This study examined the reasons GPs provided verbal advice for physical activity and administered Green Prescriptions. Both general verbal advice for physical activity and Green Prescriptions were administered for the same two reasons; either for preventive purposes or for management purposes. Green Prescriptions were administered as a form of primary prevention for patients who were currently disease free, but due to their weight (i.e., overweight or obese) were at risk for developing future health-related problems [20, 29, 30]. This finding is consistent with those from the annual New Zealand Sport and Recreation surveys which monitors Green Prescription utilization. These surveys have shown that Green Prescriptions are issued for weight management purposes more than for any other condition [31–33].
While GPs in the present study were administering Green Prescriptions or providing verbal advice for physical activity as a form of primary prevention for weight management purposes, they were not administering Green Prescriptions or verbally recommending physical activity for patients who were low-active or sedentary, but currently disease free and of average body weight. Sedentary individuals can benefit from a Green Prescription (or from verbal advice to become physically active), as they are currently disease free, but are at risk for future non-communicable diseases and conditions because of their inactive lifestyle [20, 30, 34].
It has been argued [20, 35] that some GPs believe that physical activity prescription or advice is likely to be more effective when it is linked to an existing chronic health condition. The Green Prescription is used more as a form of management for pre-existing conditions than as a form of prevention. However, low-active and sedentary individuals who are of normal body weight and are disease-free are not likely to see their GP on a regular basis, and thus, are less likely to be counselled for physical activity. This is one such example of a systemic barrier to implementation for GPs who administer Green Prescriptions.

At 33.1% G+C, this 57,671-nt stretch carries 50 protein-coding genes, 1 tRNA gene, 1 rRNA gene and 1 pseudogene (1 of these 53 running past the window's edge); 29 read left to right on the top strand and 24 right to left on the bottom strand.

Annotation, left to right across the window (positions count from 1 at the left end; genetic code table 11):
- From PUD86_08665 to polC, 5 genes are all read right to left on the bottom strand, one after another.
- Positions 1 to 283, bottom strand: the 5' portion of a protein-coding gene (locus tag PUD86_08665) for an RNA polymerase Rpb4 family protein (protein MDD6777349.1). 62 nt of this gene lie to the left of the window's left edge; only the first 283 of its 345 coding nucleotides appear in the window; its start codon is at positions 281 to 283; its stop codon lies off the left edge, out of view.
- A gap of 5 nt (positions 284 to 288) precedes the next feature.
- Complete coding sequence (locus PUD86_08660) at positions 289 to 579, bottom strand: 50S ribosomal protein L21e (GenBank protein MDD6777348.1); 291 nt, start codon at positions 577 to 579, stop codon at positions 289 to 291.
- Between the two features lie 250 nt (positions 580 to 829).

A non medication approach to a healthier lifestyle was identified by GPs as being a salient benefit of the Green Prescription program, as patients did not encounter negative side effects that drug use entails. GPs discussed how in the eyes of patients a Green Prescription validates the importance of physical activity as a treatment for health gain. This was related to physical activity advice being provided by a medical professional. Such a view is consistent with the research demonstrating that some groups of individuals are more likely to consider and adhere to physical activity advice when it is imparted by their GP [22, 36].
A Green Prescription also validates the importance of physical activity as a treatment for health gain as it presented in a prescription format like pharmaceutical treatment. Research shows that the Green Prescription format can be understood by many individuals, because the use of a prescription is a well understood interaction between doctor and patient [17, 19]. Prescriptions are viewed by individuals as being sources of medical help, with a written prescription for physical activity also acting as a tangible reminder for the patient to engage in activity [17, 19, 37].
The prolonged and specialised support that patients receive from the Green Prescription patient support counsellor was identified by GPs as being another benefit of the Green Prescription program. This finding is important as previous research has not specifically focused on the aspects of the Green Prescription program that GPs believe best facilitate ongoing physical activity in their patients. In annual Sport and Recreation Green Prescription surveys, patients have stated that the advice, support, and encouragement that they have received from their patient support counsellor has helped to keep them active and complete their Green Prescription [30, 38]. The GPs views on the importance of the patient support counsellor is also consistent with the results of a qualitative study investigating patients' views and experiences of receiving a Green Prescription . Some patients in the Elley et al.  study viewed their patient support counsellor as a "significant other" - someone who had some influence over their behaviour. For example, some patients felt motivated to comply with their Green Prescription because of the ongoing telephone support they received from their patient support counsellor.